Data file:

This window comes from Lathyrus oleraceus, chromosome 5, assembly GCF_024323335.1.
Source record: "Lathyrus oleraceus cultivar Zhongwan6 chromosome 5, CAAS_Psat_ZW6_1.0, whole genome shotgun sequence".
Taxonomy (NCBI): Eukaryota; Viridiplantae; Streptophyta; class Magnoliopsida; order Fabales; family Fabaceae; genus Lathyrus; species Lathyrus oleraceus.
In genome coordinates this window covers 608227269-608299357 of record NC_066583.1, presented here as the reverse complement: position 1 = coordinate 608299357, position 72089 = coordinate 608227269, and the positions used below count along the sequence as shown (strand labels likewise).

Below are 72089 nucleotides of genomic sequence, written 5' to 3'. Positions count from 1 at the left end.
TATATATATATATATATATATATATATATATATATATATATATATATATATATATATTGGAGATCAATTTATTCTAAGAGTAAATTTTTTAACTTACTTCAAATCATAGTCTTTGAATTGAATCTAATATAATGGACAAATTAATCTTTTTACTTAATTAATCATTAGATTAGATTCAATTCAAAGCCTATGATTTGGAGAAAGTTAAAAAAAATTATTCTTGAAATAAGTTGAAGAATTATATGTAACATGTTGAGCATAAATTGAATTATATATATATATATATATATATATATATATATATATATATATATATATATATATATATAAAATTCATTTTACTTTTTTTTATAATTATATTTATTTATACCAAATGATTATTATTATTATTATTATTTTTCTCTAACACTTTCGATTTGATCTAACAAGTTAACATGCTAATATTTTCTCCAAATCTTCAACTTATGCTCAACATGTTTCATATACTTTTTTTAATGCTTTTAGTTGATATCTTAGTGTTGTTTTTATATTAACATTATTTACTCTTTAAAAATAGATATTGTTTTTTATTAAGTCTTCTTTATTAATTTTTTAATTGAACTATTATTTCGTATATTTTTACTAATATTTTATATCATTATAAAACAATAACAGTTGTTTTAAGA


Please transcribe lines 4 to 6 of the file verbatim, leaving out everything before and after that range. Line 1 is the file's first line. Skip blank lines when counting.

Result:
In genome coordinates this window covers 608227269-608299357 of record NC_066583.1, presented here as the reverse complement: position 1 = coordinate 608299357, position 72089 = coordinate 608227269, and the positions used below count along the sequence as shown (strand labels likewise).

Below are 72089 nucleotides of genomic sequence, written 5' to 3'. Positions count from 1 at the left end.
TATATATATATATATATATATATATATATATATATATATATATATATATATATATATTGGAGATCAATTTATTCTAAGAGTAAATTTTTTAACTTACTTCAAATCATAGTCTTTGAATTGAATCTAATATAATGGACAAATTAATCTTTTTACTTAATTAATCATTAGATTAGATTCAATTCAAAGCCTATGATTTGGAGAAAGTTAAAAAAAATTATTCTTGAAATAAGTTGAAGAATTATATGTAACATGTTGAGCATAAATTGAATTATATATATATATATATATATATATATATATATATATATATATATATATATATATATATAAAATTCATTTTACTTTTTTTTATAATTATATTTATTTATACCAAATGATTATTATTATTATTATTATTTTTCTCTAACACTTTCGATTTGATCTAACAAGTTAACATGCTAATATTTTCTCCAAATCTTCAACTTATGCTCAACATGTTTCATATACTTTTTTTAATGCTTTTAGTTGATATCTTAGTGTTGTTTTTATATTAACATTATTTACTCTTTAAAAATAGATATTGTTTTTTATTAAGTCTTCTTTATTAATTTTTTAATTGAACTATTATTTCGTATATTTTTACTAATATTTTATATCATTATAAAACAATAACAGTTGTTTTAAGA